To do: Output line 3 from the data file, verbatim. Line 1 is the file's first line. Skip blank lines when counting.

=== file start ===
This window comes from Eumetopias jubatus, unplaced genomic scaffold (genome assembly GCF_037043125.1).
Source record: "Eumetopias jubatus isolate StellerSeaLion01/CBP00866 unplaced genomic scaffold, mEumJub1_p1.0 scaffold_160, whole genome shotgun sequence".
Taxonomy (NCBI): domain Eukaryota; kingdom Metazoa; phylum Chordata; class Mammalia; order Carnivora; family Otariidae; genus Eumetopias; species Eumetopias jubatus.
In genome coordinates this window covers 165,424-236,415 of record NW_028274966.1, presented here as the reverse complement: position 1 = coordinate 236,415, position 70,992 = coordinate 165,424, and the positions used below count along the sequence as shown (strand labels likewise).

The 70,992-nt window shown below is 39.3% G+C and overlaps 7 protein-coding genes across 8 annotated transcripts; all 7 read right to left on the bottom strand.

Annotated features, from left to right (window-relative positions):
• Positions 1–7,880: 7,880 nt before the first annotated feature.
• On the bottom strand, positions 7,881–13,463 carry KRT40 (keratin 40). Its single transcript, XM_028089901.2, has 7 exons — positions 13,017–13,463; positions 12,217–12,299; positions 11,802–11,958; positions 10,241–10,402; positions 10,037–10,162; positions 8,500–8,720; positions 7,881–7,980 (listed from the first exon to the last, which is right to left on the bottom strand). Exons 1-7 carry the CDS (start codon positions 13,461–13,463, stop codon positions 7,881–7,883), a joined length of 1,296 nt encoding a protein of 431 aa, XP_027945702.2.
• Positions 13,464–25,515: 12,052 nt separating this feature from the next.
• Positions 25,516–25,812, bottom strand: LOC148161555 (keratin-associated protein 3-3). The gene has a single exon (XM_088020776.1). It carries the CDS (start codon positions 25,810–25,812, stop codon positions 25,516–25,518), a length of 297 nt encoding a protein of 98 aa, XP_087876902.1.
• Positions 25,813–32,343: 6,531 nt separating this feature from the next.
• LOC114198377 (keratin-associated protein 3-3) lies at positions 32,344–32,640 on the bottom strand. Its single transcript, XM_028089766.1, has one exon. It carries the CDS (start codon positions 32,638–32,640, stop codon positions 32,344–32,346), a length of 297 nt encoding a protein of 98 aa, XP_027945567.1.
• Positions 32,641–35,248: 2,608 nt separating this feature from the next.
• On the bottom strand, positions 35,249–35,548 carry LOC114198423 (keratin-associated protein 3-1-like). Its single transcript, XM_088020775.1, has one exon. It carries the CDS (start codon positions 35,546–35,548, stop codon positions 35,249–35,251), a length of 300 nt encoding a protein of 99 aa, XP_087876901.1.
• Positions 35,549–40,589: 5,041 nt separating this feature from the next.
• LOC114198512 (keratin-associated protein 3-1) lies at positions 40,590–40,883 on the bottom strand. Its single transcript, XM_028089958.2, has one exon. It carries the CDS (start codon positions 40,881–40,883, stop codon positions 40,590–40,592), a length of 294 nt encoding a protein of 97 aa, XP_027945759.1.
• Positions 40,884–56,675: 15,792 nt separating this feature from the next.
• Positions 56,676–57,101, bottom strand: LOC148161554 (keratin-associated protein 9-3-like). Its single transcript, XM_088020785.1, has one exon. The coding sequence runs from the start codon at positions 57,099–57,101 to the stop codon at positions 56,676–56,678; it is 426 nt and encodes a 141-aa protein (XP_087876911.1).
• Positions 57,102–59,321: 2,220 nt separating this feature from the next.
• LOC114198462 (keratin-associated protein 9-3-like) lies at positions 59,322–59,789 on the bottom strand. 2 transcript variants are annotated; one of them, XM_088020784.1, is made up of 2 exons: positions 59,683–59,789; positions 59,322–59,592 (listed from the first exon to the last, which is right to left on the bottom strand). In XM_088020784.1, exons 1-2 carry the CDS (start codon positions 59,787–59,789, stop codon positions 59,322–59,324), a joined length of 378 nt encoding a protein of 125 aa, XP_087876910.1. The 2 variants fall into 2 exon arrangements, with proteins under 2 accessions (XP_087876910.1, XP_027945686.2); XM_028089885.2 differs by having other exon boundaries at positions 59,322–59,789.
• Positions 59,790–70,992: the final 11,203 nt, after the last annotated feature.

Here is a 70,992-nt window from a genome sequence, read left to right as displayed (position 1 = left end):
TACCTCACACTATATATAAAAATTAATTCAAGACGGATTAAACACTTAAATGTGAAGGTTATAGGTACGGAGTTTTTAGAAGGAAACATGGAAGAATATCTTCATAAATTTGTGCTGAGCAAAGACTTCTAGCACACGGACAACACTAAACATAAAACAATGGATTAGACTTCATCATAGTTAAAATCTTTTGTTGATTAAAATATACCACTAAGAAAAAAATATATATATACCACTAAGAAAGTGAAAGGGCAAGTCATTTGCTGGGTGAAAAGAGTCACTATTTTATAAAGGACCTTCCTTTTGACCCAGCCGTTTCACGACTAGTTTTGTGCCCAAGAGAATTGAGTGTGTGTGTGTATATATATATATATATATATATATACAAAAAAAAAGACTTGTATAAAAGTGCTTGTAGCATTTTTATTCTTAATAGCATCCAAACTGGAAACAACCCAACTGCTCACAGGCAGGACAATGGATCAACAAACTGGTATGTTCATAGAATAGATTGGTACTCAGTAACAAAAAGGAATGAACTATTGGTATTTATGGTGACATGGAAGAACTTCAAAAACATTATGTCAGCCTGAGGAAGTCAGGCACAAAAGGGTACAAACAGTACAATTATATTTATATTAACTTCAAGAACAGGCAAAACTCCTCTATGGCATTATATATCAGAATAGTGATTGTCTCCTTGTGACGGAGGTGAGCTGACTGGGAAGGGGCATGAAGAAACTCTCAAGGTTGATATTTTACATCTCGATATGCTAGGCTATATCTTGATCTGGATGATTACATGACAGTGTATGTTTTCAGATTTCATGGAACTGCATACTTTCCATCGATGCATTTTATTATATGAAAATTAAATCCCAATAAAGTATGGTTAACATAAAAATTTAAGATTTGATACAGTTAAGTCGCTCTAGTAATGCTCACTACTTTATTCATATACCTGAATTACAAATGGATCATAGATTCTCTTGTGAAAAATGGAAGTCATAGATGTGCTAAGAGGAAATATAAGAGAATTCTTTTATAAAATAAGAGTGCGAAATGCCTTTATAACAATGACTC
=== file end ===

Taxonomy (NCBI): domain Eukaryota; kingdom Metazoa; phylum Chordata; class Mammalia; order Carnivora; family Otariidae; genus Eumetopias; species Eumetopias jubatus.